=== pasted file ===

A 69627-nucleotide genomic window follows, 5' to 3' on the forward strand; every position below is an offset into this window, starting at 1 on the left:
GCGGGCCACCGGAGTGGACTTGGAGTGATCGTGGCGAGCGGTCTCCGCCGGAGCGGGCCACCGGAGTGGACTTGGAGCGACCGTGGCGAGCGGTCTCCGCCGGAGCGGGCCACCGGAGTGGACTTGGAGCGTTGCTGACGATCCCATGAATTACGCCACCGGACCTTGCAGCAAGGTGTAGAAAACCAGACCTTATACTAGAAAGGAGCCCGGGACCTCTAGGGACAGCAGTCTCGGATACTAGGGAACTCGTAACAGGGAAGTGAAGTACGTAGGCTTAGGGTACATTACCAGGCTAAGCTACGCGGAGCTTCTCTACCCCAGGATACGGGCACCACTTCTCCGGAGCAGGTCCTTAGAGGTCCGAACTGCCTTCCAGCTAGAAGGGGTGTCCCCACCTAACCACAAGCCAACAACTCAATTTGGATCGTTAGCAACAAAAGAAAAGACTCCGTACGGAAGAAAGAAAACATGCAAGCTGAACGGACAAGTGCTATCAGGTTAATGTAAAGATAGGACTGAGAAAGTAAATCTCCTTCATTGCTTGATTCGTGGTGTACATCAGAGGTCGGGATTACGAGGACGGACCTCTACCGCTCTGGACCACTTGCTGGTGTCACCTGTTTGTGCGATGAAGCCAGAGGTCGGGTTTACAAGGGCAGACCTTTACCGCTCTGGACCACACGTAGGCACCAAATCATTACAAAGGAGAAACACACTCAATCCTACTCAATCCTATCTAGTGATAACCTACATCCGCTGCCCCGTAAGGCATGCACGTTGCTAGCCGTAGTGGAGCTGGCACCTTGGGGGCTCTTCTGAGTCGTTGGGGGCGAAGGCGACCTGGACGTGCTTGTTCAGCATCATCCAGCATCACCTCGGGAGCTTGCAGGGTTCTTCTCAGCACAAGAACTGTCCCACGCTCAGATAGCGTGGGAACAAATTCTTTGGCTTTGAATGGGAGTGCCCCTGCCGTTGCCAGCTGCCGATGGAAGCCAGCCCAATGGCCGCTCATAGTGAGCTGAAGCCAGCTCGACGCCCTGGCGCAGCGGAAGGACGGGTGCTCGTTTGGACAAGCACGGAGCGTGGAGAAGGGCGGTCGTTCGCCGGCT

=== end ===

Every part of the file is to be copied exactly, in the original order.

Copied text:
A 69627-nucleotide genomic window follows, 5' to 3' on the forward strand; every position below is an offset into this window, starting at 1 on the left:
GCGGGCCACCGGAGTGGACTTGGAGTGATCGTGGCGAGCGGTCTCCGCCGGAGCGGGCCACCGGAGTGGACTTGGAGCGACCGTGGCGAGCGGTCTCCGCCGGAGCGGGCCACCGGAGTGGACTTGGAGCGTTGCTGACGATCCCATGAATTACGCCACCGGACCTTGCAGCAAGGTGTAGAAAACCAGACCTTATACTAGAAAGGAGCCCGGGACCTCTAGGGACAGCAGTCTCGGATACTAGGGAACTCGTAACAGGGAAGTGAAGTACGTAGGCTTAGGGTACATTACCAGGCTAAGCTACGCGGAGCTTCTCTACCCCAGGATACGGGCACCACTTCTCCGGAGCAGGTCCTTAGAGGTCCGAACTGCCTTCCAGCTAGAAGGGGTGTCCCCACCTAACCACAAGCCAACAACTCAATTTGGATCGTTAGCAACAAAAGAAAAGACTCCGTACGGAAGAAAGAAAACATGCAAGCTGAACGGACAAGTGCTATCAGGTTAATGTAAAGATAGGACTGAGAAAGTAAATCTCCTTCATTGCTTGATTCGTGGTGTACATCAGAGGTCGGGATTACGAGGACGGACCTCTACCGCTCTGGACCACTTGCTGGTGTCACCTGTTTGTGCGATGAAGCCAGAGGTCGGGTTTACAAGGGCAGACCTTTACCGCTCTGGACCACACGTAGGCACCAAATCATTACAAAGGAGAAACACACTCAATCCTACTCAATCCTATCTAGTGATAACCTACATCCGCTGCCCCGTAAGGCATGCACGTTGCTAGCCGTAGTGGAGCTGGCACCTTGGGGGCTCTTCTGAGTCGTTGGGGGCGAAGGCGACCTGGACGTGCTTGTTCAGCATCATCCAGCATCACCTCGGGAGCTTGCAGGGTTCTTCTCAGCACAAGAACTGTCCCACGCTCAGATAGCGTGGGAACAAATTCTTTGGCTTTGAATGGGAGTGCCCCTGCCGTTGCCAGCTGCCGATGGAAGCCAGCCCAATGGCCGCTCATAGTGAGCTGAAGCCAGCTCGACGCCCTGGCGCAGCGGAAGGACGGGTGCTCGTTTGGACAAGCACGGAGCGTGGAGAAGGGCGGTCGTTCGCCGGCT